Our best water comes from our roof.

Comment by Mikey Tue Feb 5 10:59:25 2013

We own a small 2.36 acre homestead in the middle of farming country. We are literally at the edge of the prairie. If you look west you can see for miles and miles, but if you look east it's a wooded creek bottom with deep hills and valleys. Our property has a hand dug well the circumference of a wagon wheel and lined in stone and brick that is ~30' deep by our measurement. We took a reel tape measure and tied a large nut to the end and dropped it in. We dropped several times in different spots to make sure we weren't hitting some foreign object that might have been put in there. Each measurement read within a few inches of being the same.

Our house was connected to rural water when we bought it. We would love to be able to reconnect with the well, but are unsure that a 30' deep well is enough to keep us in water. It is also almost ceratinly contaminated with pesticides since we are surrounded by crop land. To complicate matters the well is across the driveway from the house.

Do you have any comments or advise?

Comment by Michelle Tue Feb 5 11:46:40 2013

Mikey --- We don't have a TDS meter --- I just look at the difference in turbidity by eye. Our sediment filter definitely reduces levels, but probably not really enough to get full effectiveness from the UV light. We haven't gotten sick, though, and the hand-dug well definitely has coliform bacteria in it, so something must be working....

Michelle --- That sounds very much like our shallow well, except for the problems in the watershed. I wonder if you wouldn't be better off catching rain from your roof in your situation? Shallow wells are okay, but in my opinion they tip over into not-so-good if you can't control their entire watershed.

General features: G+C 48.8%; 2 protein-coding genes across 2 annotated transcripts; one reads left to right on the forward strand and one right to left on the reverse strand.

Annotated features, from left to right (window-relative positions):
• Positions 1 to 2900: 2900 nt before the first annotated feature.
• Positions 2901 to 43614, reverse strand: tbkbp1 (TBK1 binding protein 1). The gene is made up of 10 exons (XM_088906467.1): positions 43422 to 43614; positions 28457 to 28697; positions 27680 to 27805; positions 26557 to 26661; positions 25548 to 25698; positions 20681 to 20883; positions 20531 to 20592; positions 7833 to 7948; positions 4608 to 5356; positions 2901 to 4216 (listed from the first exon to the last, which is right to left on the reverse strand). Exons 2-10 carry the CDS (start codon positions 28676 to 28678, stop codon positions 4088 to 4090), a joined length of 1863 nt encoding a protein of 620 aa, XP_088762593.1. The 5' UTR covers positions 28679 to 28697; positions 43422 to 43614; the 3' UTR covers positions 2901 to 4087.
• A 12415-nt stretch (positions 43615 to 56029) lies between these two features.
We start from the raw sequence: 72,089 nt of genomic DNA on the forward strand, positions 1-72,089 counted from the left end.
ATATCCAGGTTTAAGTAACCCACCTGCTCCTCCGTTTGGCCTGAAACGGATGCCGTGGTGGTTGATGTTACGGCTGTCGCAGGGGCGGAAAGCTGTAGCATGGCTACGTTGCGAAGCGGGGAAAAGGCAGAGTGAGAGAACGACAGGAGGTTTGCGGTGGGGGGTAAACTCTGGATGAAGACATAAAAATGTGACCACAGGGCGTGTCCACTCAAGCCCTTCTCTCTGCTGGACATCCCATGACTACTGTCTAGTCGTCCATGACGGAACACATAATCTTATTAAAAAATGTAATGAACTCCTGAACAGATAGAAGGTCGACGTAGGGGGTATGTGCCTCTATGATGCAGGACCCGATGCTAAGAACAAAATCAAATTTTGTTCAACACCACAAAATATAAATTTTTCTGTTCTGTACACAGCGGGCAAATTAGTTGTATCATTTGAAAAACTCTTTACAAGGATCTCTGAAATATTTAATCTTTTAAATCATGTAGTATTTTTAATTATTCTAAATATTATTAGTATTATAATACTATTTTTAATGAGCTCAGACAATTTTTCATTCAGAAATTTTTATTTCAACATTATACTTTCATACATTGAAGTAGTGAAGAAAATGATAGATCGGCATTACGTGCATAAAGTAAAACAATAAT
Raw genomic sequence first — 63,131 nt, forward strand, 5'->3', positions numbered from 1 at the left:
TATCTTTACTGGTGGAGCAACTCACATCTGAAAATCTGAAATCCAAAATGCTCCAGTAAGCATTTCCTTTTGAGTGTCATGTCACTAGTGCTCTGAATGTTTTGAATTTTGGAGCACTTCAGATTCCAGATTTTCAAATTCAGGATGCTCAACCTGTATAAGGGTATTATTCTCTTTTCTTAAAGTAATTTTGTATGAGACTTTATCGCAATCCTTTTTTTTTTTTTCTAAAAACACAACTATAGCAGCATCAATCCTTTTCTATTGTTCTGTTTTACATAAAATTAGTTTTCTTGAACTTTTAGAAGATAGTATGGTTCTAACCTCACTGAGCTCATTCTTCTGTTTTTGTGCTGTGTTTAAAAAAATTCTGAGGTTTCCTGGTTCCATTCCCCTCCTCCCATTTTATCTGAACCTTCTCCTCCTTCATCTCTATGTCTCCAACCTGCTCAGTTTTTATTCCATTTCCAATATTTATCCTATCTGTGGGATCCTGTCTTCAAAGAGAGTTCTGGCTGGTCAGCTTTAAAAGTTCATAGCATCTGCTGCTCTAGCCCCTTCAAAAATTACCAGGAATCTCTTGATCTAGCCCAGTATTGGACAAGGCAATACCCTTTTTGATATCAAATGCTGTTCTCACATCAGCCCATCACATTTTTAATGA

Comment by anna Tue Feb 5 12:03:36 2013
Anna, We actually already have plans for a roof water collection system. It will basically be restoring what is already in place. Our back patio is actually the cap of a huge cystern. It has a hand pump and everything. Unfortunately the hand pump is rusted out and when you look into the cystern rusted out pipes are visible in a maze that is confusing to me. (Why would they be in there.) The only access to the cystern is through a man-hole looking plate that is beside the pump, but we believe that originally the gutters to the house were connected to clay pipe that fed into the cystern. The trick will be finding that connection and hoping the pipe hasn't deteriorated to the point of being unusable. The large clay pipe was full of aluminum cans when we bought the place, so we don't know what may be lurking in the cystern.
Comment by Michelle Tue Feb 5 14:13:32 2013

a) Now I see your need for UV tx, having a shallow well. "Natural filtration" thru the soil is fairly good, but contamination with surface run-off is more likely, so frequent testing is probably wise, even with the UV set-up.

b)Are you familiar with the gravity powered ramjet water pump? You could avoid the need for an electric pump with this system. There's plenty of building instructions on-line. It looks pretty easy.

Comment by doc Wed Feb 6 06:45:26 2013
Doc --- I explain why RAM pumps won't work for us here.
Comment by anna Wed Feb 6 10:38:53 2013